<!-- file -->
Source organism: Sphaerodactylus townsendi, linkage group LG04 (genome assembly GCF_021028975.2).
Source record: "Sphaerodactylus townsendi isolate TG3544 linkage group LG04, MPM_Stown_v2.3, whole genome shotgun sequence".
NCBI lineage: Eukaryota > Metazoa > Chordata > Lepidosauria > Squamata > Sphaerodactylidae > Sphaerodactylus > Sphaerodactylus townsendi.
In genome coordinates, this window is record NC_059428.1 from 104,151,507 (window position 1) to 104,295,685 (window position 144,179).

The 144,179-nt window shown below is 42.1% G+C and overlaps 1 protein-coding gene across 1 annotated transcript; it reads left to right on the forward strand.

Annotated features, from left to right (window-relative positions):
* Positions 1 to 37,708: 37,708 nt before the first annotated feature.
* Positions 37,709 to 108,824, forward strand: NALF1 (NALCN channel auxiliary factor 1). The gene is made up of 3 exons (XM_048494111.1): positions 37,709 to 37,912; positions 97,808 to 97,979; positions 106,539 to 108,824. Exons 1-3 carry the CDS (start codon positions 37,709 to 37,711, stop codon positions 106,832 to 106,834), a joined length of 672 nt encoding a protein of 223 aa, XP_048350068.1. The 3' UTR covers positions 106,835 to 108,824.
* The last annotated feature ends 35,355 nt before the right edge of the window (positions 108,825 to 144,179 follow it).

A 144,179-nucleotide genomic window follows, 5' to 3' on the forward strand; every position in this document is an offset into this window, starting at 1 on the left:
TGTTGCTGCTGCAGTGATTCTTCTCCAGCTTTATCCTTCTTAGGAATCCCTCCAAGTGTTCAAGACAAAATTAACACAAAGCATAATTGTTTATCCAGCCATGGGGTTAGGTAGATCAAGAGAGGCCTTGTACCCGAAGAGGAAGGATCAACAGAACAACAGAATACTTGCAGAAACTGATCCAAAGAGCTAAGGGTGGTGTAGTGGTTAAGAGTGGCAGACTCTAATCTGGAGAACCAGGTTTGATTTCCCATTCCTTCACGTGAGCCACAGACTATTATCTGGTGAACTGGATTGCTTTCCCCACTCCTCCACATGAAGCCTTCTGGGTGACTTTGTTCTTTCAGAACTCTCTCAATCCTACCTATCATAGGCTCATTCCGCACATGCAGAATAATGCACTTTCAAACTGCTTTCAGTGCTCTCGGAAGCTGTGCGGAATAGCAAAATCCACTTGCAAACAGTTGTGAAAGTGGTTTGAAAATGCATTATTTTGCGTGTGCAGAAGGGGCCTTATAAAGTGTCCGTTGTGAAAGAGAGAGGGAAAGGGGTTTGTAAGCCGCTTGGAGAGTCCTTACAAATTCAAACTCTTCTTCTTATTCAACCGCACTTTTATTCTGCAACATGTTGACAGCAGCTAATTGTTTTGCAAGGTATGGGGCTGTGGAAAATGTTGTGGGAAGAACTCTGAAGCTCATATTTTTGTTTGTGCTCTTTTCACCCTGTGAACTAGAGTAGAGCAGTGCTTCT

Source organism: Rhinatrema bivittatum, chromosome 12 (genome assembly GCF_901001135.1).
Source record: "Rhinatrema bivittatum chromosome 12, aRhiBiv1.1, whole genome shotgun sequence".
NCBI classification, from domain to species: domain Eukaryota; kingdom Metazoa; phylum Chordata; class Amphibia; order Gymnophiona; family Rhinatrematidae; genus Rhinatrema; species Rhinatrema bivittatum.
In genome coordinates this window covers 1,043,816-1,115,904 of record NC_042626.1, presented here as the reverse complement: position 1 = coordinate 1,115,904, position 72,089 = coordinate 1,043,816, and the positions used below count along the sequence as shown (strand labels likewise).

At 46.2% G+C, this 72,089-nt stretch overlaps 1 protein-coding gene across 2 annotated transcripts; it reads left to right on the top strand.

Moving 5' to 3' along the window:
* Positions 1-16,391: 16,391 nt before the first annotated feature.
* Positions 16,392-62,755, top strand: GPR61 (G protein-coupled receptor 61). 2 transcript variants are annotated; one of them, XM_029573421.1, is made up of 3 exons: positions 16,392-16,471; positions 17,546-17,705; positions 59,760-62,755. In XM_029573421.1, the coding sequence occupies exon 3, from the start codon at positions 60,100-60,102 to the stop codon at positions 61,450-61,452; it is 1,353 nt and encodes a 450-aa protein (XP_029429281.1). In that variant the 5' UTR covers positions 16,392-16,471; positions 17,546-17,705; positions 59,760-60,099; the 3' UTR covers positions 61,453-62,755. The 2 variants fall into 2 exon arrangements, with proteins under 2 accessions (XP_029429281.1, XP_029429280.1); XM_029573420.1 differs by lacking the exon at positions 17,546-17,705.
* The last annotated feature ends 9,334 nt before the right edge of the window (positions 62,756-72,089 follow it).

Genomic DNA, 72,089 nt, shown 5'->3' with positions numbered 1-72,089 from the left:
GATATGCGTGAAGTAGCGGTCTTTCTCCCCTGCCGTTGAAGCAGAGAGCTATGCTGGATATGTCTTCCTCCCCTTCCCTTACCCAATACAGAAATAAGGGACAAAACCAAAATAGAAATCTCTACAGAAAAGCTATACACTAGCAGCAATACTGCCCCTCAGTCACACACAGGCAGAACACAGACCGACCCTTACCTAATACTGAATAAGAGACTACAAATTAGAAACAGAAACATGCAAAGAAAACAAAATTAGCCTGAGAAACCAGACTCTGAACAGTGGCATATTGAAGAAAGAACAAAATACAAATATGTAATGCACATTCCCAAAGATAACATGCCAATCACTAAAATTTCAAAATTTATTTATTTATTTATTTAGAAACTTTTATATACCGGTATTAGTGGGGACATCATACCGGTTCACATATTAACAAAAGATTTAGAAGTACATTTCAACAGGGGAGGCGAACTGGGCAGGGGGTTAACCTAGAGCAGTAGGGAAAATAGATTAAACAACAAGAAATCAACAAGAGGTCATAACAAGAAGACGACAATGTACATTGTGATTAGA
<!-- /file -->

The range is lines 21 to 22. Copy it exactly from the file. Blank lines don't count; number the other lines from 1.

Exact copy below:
Genomic DNA, 72,089 nt, shown 5'->3' with positions numbered 1-72,089 from the left:
GATATGCGTGAAGTAGCGGTCTTTCTCCCCTGCCGTTGAAGCAGAGAGCTATGCTGGATATGTCTTCCTCCCCTTCCCTTACCCAATACAGAAATAAGGGACAAAACCAAAATAGAAATCTCTACAGAAAAGCTATACACTAGCAGCAATACTGCCCCTCAGTCACACACAGGCAGAACACAGACCGACCCTTACCTAATACTGAATAAGAGACTACAAATTAGAAACAGAAACATGCAAAGAAAACAAAATTAGCCTGAGAAACCAGACTCTGAACAGTGGCATATTGAAGAAAGAACAAAATACAAATATGTAATGCACATTCCCAAAGATAACATGCCAATCACTAAAATTTCAAAATTTATTTATTTATTTATTTAGAAACTTTTATATACCGGTATTAGTGGGGACATCATACCGGTTCACATATTAACAAAAGATTTAGAAGTACATTTCAACAGGGGAGGCGAACTGGGCAGGGGGTTAACCTAGAGCAGTAGGGAAAATAGATTAAACAACAAGAAATCAACAAGAGGTCATAACAAGAAGACGACAATGTACATTGTGATTAGA